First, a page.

The Nunes memo, a four-page report written by Congressional Republicans detailing the FBI’s alleged abuses of power while investigating President Donald Trump’s ties to Russia, was released to the public on Feb. 2.
The memo, which was prepared by Devin Nunes (R-Calif.), chairman of the House Permanent Select Committee on Intelligence, claims that the FBI surveillance of Carter Page, a Trump campaign adviser, was politically motivated and based on incorrect information.
Page has been on the FBI’s radar since 2013 when recordings from a Russian national mentioned Page as someone who might be easily targeted by Russian intelligence agencies. Page joined the Trump campaign in 2016 and went to Moscow to give a lecture. While in Moscow, Page admitted that he met with a deputy Prime Minister of Russia. In testimony before Congress, Page said that the meeting was just a cursory one, but later told campaign officials that he met with a Russian official who supported Trump.
While Page was in Russia, a firm called Fusion GPS was hired by a law firm working for the Democratic National Committee and the Clinton Campaign to do background research on Trump. British Intelligence Officer Christopher Steele was hired by Fusion GPS to do this research, and found that Page may have met with someone connected to the Kremlin. During his investigations, Steele compiled a number of his reports into a dossier; now referred to as the Steele dossier.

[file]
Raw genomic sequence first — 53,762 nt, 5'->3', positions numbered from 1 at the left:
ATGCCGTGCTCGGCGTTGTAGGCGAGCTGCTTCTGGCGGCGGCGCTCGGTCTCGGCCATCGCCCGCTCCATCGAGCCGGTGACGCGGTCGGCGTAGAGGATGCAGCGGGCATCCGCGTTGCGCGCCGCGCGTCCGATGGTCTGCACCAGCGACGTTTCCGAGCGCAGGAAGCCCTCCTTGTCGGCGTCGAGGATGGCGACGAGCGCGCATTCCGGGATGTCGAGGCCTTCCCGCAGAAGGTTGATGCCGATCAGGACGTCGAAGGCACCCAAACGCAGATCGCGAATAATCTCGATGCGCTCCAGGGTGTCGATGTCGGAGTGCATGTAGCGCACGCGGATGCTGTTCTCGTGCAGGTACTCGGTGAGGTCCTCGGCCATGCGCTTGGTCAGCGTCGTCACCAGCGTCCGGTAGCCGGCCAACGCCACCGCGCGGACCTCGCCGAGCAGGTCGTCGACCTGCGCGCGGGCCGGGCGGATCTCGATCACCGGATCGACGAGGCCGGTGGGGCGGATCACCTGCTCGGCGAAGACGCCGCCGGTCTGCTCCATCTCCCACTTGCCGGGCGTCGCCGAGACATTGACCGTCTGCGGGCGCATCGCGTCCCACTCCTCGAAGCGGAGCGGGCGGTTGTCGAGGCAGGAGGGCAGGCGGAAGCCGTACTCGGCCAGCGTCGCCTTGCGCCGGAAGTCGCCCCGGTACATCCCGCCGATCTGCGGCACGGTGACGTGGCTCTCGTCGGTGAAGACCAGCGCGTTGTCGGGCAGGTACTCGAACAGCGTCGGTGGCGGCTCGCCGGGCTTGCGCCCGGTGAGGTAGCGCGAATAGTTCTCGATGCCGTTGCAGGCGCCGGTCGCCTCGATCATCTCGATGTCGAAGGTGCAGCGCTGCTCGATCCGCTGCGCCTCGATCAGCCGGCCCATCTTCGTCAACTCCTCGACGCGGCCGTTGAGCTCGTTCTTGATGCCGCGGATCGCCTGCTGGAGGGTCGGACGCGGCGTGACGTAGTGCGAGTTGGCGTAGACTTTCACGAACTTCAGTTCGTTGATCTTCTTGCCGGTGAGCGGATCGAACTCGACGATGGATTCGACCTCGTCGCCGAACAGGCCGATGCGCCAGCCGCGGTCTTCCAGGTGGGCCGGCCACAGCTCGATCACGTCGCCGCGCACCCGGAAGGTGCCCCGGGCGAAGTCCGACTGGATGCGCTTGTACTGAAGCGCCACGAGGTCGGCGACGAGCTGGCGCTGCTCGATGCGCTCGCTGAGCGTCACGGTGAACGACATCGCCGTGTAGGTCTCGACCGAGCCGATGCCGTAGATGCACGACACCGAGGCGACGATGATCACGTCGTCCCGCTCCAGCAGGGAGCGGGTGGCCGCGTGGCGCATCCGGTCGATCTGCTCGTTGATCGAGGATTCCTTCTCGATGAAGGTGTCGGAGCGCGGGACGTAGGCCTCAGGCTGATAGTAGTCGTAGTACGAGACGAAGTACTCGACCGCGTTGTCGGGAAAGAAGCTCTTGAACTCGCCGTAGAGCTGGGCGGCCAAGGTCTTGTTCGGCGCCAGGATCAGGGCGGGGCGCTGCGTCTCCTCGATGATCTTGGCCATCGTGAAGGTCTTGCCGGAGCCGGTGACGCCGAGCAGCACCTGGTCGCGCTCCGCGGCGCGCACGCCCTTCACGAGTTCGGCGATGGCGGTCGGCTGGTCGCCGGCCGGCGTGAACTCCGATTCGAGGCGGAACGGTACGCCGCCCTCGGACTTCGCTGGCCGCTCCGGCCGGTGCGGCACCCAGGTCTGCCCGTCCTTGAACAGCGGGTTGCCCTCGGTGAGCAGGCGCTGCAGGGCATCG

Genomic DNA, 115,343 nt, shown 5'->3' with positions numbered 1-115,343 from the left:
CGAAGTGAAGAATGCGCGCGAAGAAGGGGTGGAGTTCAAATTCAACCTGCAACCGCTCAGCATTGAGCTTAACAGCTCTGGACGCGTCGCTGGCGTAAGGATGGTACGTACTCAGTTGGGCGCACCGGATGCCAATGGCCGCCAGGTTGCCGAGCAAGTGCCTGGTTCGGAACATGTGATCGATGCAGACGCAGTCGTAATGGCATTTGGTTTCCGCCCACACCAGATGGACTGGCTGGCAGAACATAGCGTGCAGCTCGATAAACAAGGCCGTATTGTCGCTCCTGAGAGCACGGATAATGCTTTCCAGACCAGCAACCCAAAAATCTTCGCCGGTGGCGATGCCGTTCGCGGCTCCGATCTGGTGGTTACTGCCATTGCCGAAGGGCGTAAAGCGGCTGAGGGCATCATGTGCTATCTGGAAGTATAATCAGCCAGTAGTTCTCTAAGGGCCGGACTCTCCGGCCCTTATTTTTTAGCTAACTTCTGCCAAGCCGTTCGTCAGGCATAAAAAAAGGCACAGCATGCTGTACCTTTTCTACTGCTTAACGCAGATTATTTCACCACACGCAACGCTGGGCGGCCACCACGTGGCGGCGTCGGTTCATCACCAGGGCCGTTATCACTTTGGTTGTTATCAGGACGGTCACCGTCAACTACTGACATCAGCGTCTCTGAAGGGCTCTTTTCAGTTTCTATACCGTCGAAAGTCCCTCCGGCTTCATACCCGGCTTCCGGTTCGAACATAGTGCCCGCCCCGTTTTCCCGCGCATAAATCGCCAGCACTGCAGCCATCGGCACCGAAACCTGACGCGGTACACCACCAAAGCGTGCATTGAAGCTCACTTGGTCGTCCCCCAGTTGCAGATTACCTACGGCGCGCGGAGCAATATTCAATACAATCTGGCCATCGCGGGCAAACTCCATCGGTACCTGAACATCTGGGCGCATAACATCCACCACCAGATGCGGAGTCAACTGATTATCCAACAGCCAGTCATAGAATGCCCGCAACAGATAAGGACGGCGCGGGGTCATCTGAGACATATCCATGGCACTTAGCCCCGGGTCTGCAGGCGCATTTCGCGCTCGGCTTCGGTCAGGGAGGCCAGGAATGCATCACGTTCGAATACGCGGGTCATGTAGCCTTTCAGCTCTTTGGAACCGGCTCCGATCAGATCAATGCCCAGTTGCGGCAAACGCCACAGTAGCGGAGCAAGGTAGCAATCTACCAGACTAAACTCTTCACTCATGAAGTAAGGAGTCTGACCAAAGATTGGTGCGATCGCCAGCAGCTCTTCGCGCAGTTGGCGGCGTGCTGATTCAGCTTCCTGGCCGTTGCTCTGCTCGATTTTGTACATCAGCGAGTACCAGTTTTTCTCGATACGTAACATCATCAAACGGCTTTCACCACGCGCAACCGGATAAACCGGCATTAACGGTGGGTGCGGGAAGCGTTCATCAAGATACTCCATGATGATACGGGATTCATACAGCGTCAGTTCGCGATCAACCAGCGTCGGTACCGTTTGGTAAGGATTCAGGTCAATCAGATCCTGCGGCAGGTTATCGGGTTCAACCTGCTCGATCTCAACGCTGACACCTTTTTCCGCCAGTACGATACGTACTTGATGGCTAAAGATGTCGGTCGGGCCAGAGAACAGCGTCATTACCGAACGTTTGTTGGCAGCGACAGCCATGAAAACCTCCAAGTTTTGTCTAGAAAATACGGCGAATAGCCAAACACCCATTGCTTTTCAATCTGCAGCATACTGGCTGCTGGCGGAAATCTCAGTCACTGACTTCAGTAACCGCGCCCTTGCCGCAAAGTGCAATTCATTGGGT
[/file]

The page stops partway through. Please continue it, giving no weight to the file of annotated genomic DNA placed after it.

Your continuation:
Nunes’ memo alleges that the FBI used unverified material from the Steele dossier to ask the Foreign Intelligence Surveillance Court, also known as FISC, for authorization to surveil Page. However, many of Nunes’ opponents have pointed out that Nunes himself has not read the classified documents he wrote about.
The public reaction to the Nunes memo has been widely partisan. Former CIA Director John Brennan called the release of the memo “exceptionally partisan,” especially because Nunes did not allow the Democrats of the House Intelligence Committee to make their rebuttal document public.
Rep. Adam B. Schiff (D-Calif.), the ranking Democrat on the House Intelligence Committee, said in an opinion piece for The Washington Post that Nunes’ actions “[furthered] a conspiracy theory that a cabal of senior officials within the FBI and the Justice Department were so tainted by bias against President Trump that they irredeemably poisoned the investigation.”
On the other hand, Rep. Will Hurd (R-Texas) said the memo brought to light concerns that the U.S. should have with the way the FBI used the Foreign Intelligence Surveillance Act.
“For me, this is about making sure that we’re protecting the civil liberties of Americans,” Hurd said on ABC’s This Week. “Should unverified information be able to be used to spy on an American?”
Trump tweeted in response to the release of the Nunes memo, saying it is proof that the investigative process has been politicized.
“The top Leadership and Investigators of the FBI and the Justice Department have politicized the sacred investigative process in favor of Democrats and against Republicans – something which would have been unthinkable just a short time ago,” Trump tweeted. “Rank & File are great people!”